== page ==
Alwaght– The Monday speech of the US Secretary of State at the Heritage Foundation during which he unveiled 12 demands that Iran needed to meet before any new negotiations with Tehran keeps to make the global media headlines. The remarks drew comments from international politicians a well as media experts who made various analyses of possible Washington’s goals behind what many journalists call “Plan B” for Iran, a fortnight after the US president Donald Trump said he scrapped the nuclear deal reached between Iran and six world powers in 2015.
The US conditions are seen so fanciful and impractical that not only the Iranian officials but also other countries including the Western allies of Washington have opposed them and even derided them.
The British Foreign Secretary Boris Johnson was on top of the list to disagree.
“I think if you try now to fold all those issues – the ballistic missiles, Iran’s misbehavior, Iran’s disruptive activity in the region and the nuclear question – if you try to fold all those into a giant negotiation, a new jumbo Iran negotiation, a new treaty – that’s what seems to be envisaged – I don’t see that being very easy to achieve, in anything like a reasonable timetable,” Johnson told journalists in Buenos Aires, adding: “The prospect of a new jumbo Iran treaty is going to be very, very difficult.”
The European Foreign Policy Chief Federica Mogherini was another figure to come against the US pressures. She said that the nuclear deal, officially dubbed Joint Comprehensive Plan of Action (JCPOA), was not designed to involve and resolve all the cases that Washington sees linked to Iran.
Besides these formal stances of the European officials, we can see strings of fun poked at Pompeo’s demands. Very brilliant of them was by the renowned Professor Stephan Walt of the Harvard University.
“I’m still a bit surprised Pompeo didn’t demand that Iran agree to open a Trump-branded golf course in Teheran AND pay for the wall with Mexico,” Walt mockingly posted on Twitter.
Still, there are more reasons for the demands to be labeled ridiculous. They are designed in a way that parallels can be drawn between them and conditions set by a victor to a loser— pretty much like the Allies’ demands foisted on defeated Germany at the Versailles meeting after WWI.
But, glaringly apparent, the US cannot dictate like a winner. Washington’s projects in West Asia region, particularly in Iraq, Syria, Lebanon, Afghanistan, and Yemen, are a gallery of its losses in a competition against the Iran-led Axis of Resistance. That is not all. The US place on the global stage at the present time is not the one it had a decade ago as it sees shrinkage amid rise of such new powers as Russia, China, and the EU.
Shortly after exiting from the nuclear deal on May 8, Trump said he admitted that the Iranian leaders will not negotiate afresh for a new Trump-pleasing deal. The Iranian officials immediately reiterated what they said before: No new negotiations. The Iranian government offered a short time to the remaining signatories to give Tehran guarantees to make sure the JCPOA will work properly as scheduled after US pullout.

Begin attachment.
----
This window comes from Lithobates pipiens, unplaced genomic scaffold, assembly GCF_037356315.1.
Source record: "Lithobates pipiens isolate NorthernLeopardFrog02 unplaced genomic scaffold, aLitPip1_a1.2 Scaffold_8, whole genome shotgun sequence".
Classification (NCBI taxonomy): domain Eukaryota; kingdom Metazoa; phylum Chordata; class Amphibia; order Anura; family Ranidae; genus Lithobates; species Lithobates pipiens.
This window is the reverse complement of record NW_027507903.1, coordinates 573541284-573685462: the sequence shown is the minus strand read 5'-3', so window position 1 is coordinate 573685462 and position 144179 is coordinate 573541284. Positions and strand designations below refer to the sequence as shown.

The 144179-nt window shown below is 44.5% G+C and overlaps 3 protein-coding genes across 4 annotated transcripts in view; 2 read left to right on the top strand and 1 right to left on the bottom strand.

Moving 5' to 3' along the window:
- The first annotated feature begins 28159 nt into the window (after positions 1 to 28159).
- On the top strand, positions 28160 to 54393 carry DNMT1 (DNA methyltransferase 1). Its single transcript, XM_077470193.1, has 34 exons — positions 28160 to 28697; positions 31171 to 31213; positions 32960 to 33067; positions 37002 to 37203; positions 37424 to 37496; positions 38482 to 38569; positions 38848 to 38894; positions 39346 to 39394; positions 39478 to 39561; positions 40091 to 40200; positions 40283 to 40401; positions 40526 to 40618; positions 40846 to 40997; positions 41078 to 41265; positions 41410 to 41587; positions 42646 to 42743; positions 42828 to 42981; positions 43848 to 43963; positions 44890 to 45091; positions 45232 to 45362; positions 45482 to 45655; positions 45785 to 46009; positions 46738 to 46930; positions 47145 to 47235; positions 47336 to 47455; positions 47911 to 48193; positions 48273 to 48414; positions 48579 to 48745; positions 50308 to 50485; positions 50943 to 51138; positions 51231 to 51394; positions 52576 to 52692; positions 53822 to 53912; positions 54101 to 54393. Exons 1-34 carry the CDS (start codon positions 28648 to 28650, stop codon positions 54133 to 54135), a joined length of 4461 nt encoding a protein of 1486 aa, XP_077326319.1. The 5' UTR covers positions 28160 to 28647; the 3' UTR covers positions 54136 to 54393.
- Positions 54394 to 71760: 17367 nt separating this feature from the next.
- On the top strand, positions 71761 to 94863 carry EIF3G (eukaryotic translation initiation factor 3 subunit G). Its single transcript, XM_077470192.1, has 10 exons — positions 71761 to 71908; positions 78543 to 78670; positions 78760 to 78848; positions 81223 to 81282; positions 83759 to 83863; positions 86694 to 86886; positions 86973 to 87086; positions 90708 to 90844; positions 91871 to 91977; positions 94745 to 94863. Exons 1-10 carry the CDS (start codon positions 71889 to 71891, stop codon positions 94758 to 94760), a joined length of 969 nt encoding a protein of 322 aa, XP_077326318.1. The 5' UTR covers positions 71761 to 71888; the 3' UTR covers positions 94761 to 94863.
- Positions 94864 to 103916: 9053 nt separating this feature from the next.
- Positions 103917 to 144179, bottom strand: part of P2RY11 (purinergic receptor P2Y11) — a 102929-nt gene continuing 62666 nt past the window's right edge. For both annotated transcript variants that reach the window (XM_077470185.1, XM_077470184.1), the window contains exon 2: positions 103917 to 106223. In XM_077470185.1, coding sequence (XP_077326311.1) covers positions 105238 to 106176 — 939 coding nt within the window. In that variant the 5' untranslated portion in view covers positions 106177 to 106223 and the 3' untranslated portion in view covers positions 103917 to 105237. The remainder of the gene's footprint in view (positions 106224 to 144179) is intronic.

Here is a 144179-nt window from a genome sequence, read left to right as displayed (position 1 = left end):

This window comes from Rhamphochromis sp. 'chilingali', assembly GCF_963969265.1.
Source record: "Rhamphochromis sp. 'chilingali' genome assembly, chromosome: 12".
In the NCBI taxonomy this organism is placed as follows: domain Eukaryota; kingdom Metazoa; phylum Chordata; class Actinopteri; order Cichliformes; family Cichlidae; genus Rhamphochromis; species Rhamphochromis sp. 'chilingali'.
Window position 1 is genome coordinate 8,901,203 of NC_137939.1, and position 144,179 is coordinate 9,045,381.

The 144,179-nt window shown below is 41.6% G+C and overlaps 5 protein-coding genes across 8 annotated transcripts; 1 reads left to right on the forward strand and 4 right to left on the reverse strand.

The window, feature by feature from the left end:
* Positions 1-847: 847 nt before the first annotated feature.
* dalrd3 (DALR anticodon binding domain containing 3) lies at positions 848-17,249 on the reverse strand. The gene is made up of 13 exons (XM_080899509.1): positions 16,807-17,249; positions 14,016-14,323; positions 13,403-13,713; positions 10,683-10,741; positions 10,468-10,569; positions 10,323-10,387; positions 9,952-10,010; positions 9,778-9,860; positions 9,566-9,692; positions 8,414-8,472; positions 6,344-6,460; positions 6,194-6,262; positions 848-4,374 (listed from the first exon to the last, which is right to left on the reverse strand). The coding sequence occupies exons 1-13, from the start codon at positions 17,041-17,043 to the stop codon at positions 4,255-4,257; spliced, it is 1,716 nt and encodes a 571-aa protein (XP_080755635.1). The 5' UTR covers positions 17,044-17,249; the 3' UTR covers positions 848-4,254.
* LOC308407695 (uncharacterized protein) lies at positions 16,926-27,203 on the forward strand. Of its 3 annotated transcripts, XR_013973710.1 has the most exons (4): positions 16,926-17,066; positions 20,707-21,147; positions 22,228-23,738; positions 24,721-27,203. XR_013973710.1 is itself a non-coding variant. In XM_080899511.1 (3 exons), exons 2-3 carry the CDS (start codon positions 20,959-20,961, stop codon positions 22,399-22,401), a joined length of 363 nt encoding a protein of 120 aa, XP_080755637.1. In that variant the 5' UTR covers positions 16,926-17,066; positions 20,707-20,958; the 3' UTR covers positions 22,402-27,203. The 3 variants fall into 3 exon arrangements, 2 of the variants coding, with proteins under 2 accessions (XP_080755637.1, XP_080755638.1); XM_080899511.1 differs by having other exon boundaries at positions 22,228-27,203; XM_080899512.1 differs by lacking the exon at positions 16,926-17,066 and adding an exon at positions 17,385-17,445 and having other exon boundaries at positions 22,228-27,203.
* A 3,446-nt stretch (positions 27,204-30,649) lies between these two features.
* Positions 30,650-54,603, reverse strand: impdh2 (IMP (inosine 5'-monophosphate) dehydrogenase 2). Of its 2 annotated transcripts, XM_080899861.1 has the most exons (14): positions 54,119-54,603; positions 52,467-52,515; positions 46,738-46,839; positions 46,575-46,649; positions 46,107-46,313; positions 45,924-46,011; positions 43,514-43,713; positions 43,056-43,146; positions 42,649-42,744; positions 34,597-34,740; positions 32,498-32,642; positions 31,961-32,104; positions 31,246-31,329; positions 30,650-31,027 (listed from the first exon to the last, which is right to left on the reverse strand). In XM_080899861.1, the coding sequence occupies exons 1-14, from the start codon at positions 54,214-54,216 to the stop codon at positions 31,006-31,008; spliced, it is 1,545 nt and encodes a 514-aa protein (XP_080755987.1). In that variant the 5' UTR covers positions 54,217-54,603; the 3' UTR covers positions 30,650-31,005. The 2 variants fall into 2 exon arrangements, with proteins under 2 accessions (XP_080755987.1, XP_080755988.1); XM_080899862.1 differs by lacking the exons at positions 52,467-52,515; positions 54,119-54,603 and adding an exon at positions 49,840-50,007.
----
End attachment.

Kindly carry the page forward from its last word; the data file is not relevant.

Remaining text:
Therefore, making impossible demands for a dialogue that Tehran does not see necessary is nothing by futility. Still, there is a behind-the-scenes reality: Aside from putting political and psychological strains on the Islamic Republic, the Trump administration pursues other objectives:
Overshadowing the embassy move
During his speeches at the presidential campaign, Trump pledged he will implement Jerusalem Embassy Act, a Congress bill that asked for US administrations to transfer the US embassy from Tel Aviv to Al-Quds (Jerusalem) but was flouted by his predecessors. The promise won him support from the small but broadly influential pro-Israeli Zionist lobbies in the country. The bill was passed in 1995 but all preceding administrations evaded its implementation using their bill suspension leverages. The pledge, in fact, pulled Trump out of political anonymity for the pro-Israeli orbit in the US in his race against other Republican hopefuls who publicly had a bigger chance to win the inter-party nomination.
After a year at the White House, Trump fulfilled his promise in a bid to guarantee his second term win. But as many global and American politicians and experts warned the move very profoundly caused an international backlash, rendering Washington isolated and in dire straits politically. Understanding the heavy cost and consequences, the closest US allies, namely EU and the reliant Arab rulers, avoid an open alliance with Trump in the case. Moreover, the Palestinian groups are unanimously rejecting the US mediator role in the Palestinian cause. In such conditions that the global and regional public unmistakably brand Trump’s measures destabilizing, the American administration is dropping a bombshell embodied in highly non-viable demands of Iran to serve a distractive aim.
Mueller’s election meddling probe
The Robert Mueller team’s investigation, commissioned with probing the Russian links to the 2016 American elections, was about to close after several months. But now a new account has turned the tide. A new report has found that Israeli businessman Joel Zame, George Nader as envoy of Saudi Arabia and the UAE Crown Princes, and the founder of the notorious Blackwater security firm Erik Prince had met with Trump’s son to offer donations to his father’s campaign. The account has ignited the investigation and returned its heat to its peak, bringing Trump once again to the center of an exasperating public spotlight.
Therefore, it is not unlikely that Trump, known for creating foreign controversy to draw away the home pressures, this time is using this strategy too. As Mueller’s investigation unearths more details about Middle Eastern sides’ backing for his electoral win, Trump stages anti-Iranian propaganda to draw a veil over his own case.